April 10, 2009

Synonymous mutations not evolutionarily neutral

Synonymous mutations are changes in the DNA sequence that do not affect the type of amino acids produced. For this reason they have been thought of as neutral in terms of evolution and thus unaffected by selection (although see here for criticisms of tests using the synonymous/non-synonymous ratio to detect selection).

The new paper in Science shows how synonymous mutations affect gene expression, and thus phenotypes. From ScienceDaily:

Synonymous mutations do not change the amino-acid sequence of a protein, but they can nevertheless influence the amount of the protein that is produced. The researchers identified the mechanism underlying this regulation: synonymous mutations determine mRNA folding and thereby the eventual protein level. The researchers also identified a class of mutations that did not directly affect protein levels but slowed bacterial growth.

For biologists, these results fundamentally change the understanding of the role of synonymous mutations, which were previously considered evolutionarily neutral.

Science doi:10.1126/science.1170160

Coding-Sequence Determinants of Gene Expression in Escherichia coli

Grzegorz Kudla et al.


Synonymous mutations do not alter encoded protein, but they can influence gene expression. To investigate how, we engineered a synthetic library of 154 genes that varied randomly at synonymous sites, but all encoded the same green fluorescent protein (GFP). When expressed in Escherichia coli, GFP protein levels varied 250-fold across the library. GFP messenger RNA (mRNA) levels, mRNA degradation patterns, and bacterial growth rates also varied, but codon bias did not correlate with gene expression. Rather, the stability of mRNA folding near the ribosomal binding site explained more than half the variation in protein levels. In our analysis, mRNA folding and associated rates of translation initiation play a predominant role in shaping expression levels of individual genes, whereas codon bias influences global translation efficiency and cellular fitness.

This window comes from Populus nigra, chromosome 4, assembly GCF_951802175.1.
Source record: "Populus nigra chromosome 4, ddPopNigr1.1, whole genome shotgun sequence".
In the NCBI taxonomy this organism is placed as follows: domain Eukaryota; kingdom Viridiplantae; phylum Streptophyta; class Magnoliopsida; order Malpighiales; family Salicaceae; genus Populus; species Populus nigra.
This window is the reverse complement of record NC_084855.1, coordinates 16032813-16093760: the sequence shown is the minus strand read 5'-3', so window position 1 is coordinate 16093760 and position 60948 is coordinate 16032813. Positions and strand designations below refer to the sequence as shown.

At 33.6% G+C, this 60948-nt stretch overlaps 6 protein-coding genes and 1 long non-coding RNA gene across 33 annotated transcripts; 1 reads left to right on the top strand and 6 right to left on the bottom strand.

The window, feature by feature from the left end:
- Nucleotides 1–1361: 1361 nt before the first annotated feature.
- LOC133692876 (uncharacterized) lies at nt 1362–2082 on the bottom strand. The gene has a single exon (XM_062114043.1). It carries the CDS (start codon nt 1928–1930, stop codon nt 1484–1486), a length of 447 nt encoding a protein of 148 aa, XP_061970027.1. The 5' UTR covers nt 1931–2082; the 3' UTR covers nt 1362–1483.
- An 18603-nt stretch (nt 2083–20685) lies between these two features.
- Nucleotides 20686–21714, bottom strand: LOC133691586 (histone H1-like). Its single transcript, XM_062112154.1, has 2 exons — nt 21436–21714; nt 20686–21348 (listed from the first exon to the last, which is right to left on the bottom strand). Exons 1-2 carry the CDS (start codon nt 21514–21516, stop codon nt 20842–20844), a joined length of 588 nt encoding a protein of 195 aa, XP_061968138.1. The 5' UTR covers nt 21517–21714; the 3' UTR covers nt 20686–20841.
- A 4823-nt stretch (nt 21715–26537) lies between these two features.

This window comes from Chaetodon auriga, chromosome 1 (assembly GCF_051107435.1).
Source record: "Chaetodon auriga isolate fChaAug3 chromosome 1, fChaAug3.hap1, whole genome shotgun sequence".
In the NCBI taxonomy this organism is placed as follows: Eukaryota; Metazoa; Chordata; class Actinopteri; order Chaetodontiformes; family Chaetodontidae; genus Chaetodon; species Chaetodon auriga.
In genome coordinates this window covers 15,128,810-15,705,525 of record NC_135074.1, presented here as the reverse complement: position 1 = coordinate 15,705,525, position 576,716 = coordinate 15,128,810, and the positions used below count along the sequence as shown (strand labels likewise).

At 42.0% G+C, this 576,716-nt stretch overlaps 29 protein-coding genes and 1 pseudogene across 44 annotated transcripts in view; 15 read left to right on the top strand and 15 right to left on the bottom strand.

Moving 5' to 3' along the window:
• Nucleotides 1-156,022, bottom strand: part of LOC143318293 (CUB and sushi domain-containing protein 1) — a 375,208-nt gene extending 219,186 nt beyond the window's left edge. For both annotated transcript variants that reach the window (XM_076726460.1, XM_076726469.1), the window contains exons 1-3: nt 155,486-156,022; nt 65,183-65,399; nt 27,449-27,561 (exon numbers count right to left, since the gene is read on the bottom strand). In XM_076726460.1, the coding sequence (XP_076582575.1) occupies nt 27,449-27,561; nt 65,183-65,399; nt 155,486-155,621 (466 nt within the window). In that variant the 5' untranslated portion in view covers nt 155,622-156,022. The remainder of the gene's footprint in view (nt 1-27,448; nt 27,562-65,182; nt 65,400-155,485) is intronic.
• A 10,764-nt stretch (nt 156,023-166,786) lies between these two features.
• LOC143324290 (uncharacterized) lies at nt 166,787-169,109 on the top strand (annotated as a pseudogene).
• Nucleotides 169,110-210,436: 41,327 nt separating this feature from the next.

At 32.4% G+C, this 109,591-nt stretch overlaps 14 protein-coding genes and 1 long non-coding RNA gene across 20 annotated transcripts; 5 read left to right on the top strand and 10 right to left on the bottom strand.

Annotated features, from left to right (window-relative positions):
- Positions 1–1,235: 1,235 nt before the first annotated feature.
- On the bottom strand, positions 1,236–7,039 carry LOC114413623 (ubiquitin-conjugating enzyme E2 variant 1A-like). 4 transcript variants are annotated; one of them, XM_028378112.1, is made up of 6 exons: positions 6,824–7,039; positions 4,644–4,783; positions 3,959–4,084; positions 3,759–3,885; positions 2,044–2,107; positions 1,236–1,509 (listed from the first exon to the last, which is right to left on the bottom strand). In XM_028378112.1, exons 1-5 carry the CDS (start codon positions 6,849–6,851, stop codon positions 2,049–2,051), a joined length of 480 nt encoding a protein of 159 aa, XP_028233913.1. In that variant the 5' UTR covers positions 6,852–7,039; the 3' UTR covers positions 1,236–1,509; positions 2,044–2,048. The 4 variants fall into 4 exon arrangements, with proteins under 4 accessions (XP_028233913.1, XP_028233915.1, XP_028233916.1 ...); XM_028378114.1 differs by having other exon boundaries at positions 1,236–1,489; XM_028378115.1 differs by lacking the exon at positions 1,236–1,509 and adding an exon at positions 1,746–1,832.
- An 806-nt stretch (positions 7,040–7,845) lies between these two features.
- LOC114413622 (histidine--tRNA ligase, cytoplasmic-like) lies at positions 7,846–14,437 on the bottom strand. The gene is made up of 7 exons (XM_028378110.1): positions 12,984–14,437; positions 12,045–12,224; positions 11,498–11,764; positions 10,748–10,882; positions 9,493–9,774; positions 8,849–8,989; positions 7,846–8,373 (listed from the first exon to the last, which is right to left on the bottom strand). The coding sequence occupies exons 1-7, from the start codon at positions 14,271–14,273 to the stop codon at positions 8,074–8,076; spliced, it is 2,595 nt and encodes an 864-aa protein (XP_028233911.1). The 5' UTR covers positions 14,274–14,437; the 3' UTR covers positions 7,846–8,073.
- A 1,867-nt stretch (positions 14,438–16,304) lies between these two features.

1 comment:

AK said...

This should have been obvious. Although a similar mechanism may not exist in most Eukaryotes, there are other mechanisms that might. For instance, exact matching by microRNA segments might be thrown off by "synonymous" changes.

This points up the problems with such simplistic assumptions. Recent work in genetics contains many such assumptions, and it's likely that more of them will be overturned in the future.